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Baron d'Holbach

Paul Henry Thiry, baron d'Holbach (1723 - 1789)[1] was an homme de lettres, philosophe and encyclopédiste. He was born Paul Heinrich Dietrich in Edesheim, Germany.

Of his family little is known: according to JJ Rousseau his father was a rich parvenu, who brought his son at an early age to Paris, where the latter spent most of his life.

Possessed of easy means and being of hospitable disposition, he kept open house for Helvétius, D'Alembert, Diderot, Condillac, Turgot, Buffon, Grimm, Hume, Garrick, Wilkes, Sterne, and for a time JJ Rousseau, guests who, while enjoying the intellectual pleasure of their hosts conversation, were not insensible to his excellent cuisine and costly wines. For the Encyclopédie he compiled and translated a large number of articles on chemistry and mineralogy, chiefly from German sources. He attracted more attention, however, in the department of, philosophy. In 1767 Christianisme dévoilé appeared, in which he attacked Christianity and religion as the source of all human evils.

This was followed up by other works, and in 1770 by a still more open attack in his most famous book, Le Système de la nature, in which it is probable he was assisted by Diderot. Denying the existence of a deity, and refusing to admit as evidence all a priori arguments, Holbach saw in the universe nothing save matter in spontaneous movement. What men call their souls become extinct when the body dies. Happiness is the end of mankind. "It would be useless and almost unjust to insist upon a man's being virtuous if he cannot be so without being unhappy. So long as vice renders him happy, he should love vice." The restraints of religion were to be replaced by an education developing an enlightened self-interest. The study of science was to bring human desires into line with their natural surroundings. Not less direct and trenchant are his attacks on political government, which, interpreted by the light of after events, sound like the first distant mutterings of revolution.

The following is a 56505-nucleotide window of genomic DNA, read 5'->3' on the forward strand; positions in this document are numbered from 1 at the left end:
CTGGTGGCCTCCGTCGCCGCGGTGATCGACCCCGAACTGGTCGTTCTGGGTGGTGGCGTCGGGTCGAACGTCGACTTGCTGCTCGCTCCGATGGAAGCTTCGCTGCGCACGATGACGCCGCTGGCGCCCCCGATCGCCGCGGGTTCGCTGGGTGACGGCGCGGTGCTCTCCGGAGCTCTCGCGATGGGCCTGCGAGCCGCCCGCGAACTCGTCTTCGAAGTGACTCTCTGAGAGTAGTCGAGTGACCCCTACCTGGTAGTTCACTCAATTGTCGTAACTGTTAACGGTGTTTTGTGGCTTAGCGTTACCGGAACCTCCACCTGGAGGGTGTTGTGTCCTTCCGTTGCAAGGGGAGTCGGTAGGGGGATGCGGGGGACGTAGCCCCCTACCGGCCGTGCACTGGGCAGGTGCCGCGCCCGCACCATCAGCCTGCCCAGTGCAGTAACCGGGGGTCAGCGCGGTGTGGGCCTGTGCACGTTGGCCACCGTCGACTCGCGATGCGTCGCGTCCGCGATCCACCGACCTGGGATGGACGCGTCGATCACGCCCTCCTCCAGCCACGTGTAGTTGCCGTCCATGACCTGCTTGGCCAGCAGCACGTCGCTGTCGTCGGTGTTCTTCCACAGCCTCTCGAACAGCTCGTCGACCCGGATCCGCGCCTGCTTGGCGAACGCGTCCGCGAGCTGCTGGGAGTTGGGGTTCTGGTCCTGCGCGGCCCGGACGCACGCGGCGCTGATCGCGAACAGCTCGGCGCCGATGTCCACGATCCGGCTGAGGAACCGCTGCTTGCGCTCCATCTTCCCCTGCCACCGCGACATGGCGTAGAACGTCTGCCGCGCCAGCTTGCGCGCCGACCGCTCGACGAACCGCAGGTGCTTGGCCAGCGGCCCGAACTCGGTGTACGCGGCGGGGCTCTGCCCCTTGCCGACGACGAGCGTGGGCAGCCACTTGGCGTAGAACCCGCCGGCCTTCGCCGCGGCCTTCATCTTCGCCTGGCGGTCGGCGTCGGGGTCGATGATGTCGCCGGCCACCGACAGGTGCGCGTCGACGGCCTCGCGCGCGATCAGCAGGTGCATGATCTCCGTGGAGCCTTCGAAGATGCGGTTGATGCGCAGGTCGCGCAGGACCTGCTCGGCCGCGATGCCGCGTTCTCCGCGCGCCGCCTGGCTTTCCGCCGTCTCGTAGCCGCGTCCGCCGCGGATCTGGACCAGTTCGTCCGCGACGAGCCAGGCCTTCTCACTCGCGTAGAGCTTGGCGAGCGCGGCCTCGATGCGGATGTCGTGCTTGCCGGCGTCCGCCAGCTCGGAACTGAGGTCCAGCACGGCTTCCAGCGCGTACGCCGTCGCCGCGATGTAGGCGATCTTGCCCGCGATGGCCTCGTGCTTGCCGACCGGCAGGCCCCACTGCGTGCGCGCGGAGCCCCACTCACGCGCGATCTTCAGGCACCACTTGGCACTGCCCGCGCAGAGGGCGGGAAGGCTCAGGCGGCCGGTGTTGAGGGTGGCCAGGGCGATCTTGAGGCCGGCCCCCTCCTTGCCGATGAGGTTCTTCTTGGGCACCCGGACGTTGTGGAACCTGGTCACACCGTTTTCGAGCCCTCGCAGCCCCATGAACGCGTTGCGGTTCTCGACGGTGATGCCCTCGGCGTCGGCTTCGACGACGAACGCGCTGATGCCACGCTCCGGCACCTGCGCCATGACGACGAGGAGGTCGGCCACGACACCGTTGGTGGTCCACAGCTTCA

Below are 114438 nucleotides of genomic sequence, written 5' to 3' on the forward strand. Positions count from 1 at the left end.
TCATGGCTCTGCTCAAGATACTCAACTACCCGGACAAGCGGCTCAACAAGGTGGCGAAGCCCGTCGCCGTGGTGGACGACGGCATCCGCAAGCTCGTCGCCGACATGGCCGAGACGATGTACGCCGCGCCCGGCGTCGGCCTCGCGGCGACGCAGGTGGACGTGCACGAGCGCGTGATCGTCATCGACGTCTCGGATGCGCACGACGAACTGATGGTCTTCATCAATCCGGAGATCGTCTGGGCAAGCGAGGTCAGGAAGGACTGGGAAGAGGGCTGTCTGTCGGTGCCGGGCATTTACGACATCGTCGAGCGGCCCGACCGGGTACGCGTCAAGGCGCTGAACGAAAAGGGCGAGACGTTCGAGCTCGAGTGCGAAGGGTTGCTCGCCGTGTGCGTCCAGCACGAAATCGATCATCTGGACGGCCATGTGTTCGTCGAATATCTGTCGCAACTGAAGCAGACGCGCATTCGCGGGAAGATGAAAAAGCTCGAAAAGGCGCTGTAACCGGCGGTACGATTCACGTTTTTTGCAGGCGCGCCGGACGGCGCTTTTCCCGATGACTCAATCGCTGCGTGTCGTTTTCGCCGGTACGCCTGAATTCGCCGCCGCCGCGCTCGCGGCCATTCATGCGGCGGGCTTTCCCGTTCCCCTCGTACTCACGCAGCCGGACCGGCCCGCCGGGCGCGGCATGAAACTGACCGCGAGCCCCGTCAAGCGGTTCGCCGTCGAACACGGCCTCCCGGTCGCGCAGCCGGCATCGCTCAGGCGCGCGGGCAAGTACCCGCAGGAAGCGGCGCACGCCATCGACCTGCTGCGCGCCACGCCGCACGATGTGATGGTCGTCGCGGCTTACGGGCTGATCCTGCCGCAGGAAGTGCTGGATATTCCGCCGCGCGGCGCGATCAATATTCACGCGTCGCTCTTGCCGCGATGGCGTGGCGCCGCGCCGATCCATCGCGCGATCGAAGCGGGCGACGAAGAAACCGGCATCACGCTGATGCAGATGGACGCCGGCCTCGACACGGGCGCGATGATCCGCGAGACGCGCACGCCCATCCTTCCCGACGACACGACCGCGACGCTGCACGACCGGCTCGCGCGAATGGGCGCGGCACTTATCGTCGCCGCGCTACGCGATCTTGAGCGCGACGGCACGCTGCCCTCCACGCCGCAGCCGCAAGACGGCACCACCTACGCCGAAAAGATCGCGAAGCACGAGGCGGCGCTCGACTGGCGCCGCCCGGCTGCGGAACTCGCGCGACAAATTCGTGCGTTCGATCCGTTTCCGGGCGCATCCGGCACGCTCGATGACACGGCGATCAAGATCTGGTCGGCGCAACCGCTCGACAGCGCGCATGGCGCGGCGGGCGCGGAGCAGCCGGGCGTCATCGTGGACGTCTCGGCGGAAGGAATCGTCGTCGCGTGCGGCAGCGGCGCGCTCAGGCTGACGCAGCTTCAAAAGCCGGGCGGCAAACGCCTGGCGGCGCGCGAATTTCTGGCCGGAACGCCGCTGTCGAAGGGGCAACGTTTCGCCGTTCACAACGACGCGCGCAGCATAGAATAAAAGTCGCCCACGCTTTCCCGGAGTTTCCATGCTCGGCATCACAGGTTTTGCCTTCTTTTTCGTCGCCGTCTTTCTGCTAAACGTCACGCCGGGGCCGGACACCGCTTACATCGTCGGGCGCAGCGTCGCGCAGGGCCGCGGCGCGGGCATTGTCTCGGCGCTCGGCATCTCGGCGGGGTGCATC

Holbach exposed the logical consequences of the theories of the Encyclopaedists. Voltaire hastily seized his pen to refute the philosophy of the Système in the article "Dieu" in his Dictionnaire philosophique, while Frederick the Great also drew up an answer to it. Though vigorous in thought and in some passages clear and eloquent, the style of the Système is diffuse and declamatory, and asserts rather than proves its statements. Its principles are summed up in a more popular form in Bon Sens, on idées naturelles opposees aux idées surnaturelles (Amsterdam, 1772), In the Système social (1773), the Politique naturelle (1773-1774) and the Morale universelle (1776) Holbach attempts to rear a system of morality in place of the one he had so fiercely attacked, but these later writings had not a tithe of the popularity and influence of his earlier work. He published his books either anonymously or under borrowed names, and was forced to have them printed out of France. The uprightness and sincerity of his character won the friendship of many to whom his philosophy was repugnant. JJ Rousseau is supposed to have drawn his portrait in the virtuous atheist Wolmar in the Nouvelle Héloise.



  1. d'Holbach's exact date of birth is not known, although he was baptised on December 8, 1723. Various literature about d'Holbach give conflicting death dates. Some state that he died on January 21, 1789, while others give the date June 21, 1789. For more details on which references claim which date, see here.

For further particulars as to his life and doctrines see Grimm's Correspondance littéraire, etc. (1813); Rousseau's Confessions;
Morellet's Mémoires (I82I); Madame de Genlis, Les Diners du Baron Holbeck; Madame d'Epinay's Mémoires; Avezac-Lavigne, Diderot et la société du Baron d'Holbach (1875), and Morley's Diderot (1878).

This entry was originally from the 1911 Encyclopedia Britannica.